Doran Brown, a contracted wheelchair agent at BWI Marshall Airport in Baltimore, woke up Tuesday morning with a new outlook and the promise of a much bigger paycheck.

Following a three-year campaign, Brown and over 2,000 union and non-union contracted workers at BWI Marshall Airport and Baltimore Penn Station who earn as little as $8.50 per hour plus tips will see their hourly compensation rise to $17 in five years.

The higher salary is a result of the Secure Maryland Wage Act, a new law sponsored by Maryland Sen. Antonio Hayes and Del. Kriselda Valderrama.

According to a news release, the bill will also eliminate tipped wages for wheelchair agents who say they often don’t receive any tips.

“This law is a blessing to my family and me,” Doran Brown, a contracted wheelchair agent at BWI, stated in the news release.

“I will finally get the raise I need and deserve to support myself and my ailing mother who depends on me,” Brown remarked.

Maryland officials call the bill a first-of-its-kind measure.

It ensures that the predominantly Black and immigrant workers at BWI and Penn Station will start earning $13.50 per hour on Jan. 1, 2022.

The workers will see yearly increases up to $16 per hour, plus $1 per hour supplement for benefits, or an additional $1 per hour in wages for a combined $17 per hour total compensation in 2026.

The workers covered include janitors, non-TSA security officers, cabin cleaners, wheelchair attendants, passenger service agents, ramp workers, baggage handlers, and ticket and line agents.

“The Secure Maryland Wage Act aims to attract and retain experienced, and better-trained workers at heightened-security transportation facilities,” officials wrote in the release.

Higher wages at “heightened security locations” are not new, they argued, citing examples of other locations where they have been applied like Los Angeles International Airport, John F. Kennedy International Airport, and the Port of Oakland.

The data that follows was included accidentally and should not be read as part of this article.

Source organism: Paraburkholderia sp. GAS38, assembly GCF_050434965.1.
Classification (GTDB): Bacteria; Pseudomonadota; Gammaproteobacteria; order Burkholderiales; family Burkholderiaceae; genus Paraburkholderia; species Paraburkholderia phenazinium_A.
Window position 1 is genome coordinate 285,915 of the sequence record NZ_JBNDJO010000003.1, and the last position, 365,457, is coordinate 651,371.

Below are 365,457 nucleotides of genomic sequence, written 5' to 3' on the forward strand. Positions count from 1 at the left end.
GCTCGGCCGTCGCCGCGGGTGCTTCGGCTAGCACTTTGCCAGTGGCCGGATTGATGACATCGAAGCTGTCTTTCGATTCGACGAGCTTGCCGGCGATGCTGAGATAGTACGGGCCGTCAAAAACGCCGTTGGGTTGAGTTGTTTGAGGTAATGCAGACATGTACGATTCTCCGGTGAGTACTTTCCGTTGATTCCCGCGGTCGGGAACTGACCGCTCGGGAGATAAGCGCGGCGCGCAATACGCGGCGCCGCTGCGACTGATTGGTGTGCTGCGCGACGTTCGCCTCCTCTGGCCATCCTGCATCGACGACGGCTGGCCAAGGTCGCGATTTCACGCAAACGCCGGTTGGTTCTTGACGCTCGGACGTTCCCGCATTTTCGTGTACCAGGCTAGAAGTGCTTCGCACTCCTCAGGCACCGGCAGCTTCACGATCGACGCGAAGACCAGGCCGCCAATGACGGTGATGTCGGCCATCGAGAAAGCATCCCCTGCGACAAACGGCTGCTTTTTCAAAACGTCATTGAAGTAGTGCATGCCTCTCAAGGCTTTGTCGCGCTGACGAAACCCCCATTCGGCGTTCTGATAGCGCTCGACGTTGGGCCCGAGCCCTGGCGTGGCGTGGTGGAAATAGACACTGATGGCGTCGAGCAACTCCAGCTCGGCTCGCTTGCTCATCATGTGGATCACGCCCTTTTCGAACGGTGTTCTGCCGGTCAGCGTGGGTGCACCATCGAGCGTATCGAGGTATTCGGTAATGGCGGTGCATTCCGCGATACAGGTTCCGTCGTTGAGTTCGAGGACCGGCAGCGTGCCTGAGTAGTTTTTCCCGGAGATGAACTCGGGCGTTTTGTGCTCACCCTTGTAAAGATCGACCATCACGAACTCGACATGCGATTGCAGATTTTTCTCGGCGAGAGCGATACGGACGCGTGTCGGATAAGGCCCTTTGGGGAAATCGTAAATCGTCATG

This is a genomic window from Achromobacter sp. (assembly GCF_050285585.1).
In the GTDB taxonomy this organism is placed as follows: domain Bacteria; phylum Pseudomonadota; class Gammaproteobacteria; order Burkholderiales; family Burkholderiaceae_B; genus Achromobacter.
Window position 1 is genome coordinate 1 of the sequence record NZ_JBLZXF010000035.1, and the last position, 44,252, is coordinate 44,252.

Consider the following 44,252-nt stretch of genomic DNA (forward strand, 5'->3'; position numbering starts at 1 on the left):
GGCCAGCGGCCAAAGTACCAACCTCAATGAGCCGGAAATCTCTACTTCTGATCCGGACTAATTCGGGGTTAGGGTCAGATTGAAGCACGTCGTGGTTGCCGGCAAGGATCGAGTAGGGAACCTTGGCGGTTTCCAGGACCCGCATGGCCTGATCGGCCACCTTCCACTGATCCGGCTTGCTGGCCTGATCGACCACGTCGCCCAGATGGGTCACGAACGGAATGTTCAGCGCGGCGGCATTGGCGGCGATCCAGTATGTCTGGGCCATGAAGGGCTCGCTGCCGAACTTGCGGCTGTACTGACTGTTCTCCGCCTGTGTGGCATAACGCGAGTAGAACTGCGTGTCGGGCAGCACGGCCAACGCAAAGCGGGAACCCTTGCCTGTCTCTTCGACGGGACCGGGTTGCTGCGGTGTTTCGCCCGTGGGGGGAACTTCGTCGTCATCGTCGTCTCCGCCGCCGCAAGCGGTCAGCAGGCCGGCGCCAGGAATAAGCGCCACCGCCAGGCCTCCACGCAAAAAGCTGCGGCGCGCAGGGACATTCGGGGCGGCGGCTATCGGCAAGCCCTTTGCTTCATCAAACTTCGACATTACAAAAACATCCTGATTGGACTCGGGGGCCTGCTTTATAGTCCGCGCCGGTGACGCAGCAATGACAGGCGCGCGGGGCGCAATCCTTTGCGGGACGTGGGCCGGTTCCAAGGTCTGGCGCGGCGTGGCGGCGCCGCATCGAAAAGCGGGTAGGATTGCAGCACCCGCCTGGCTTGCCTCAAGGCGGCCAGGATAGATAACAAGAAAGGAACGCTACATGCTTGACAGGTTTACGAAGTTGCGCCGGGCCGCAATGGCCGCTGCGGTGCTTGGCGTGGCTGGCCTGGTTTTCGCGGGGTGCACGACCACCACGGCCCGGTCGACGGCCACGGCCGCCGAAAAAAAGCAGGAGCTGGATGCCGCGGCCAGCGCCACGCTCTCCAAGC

Nearby Dulles and National airports adopted a wage policy because they concluded it would improve safety and security, officials stated.

The bill’s sponsors noted in the release that living wages had been correlated with reduced low-wage worker turnover and absenteeism at airports.

They said that allows workers time to develop their skills and become more experienced, productive, and proficient.

“Higher wages have correlated with reduced turnover because as workers stay on the job longer, they are less likely to search for higher-paying jobs,” the lawmakers stated.

Baltimore Mayor Brandon Scott, Baltimore County Executive Johnny Olszewski and Montgomery County Executive Marc Elrich authored a Maryland Matters op-ed urging passage of the bill.

The Poor People’s Campaign also included the bill as part of their “Moral Monday State Capitol Demands Delivery.”

According to the release, for three years, workers phone banked Maryland officials, lobbied, shared their stories during town hall meetings virtually and in-person, and testified at hearings.

“I thank the leaders who stood with us and congratulate all of my coworkers who now are on a path to a living wage,” Brown concluded.

Stacy M. Brown is a senior writer for The Washington Informer and the senior national correspondent for the Black Press of America. Stacy has more than 25 years of journalism experience and has authored...

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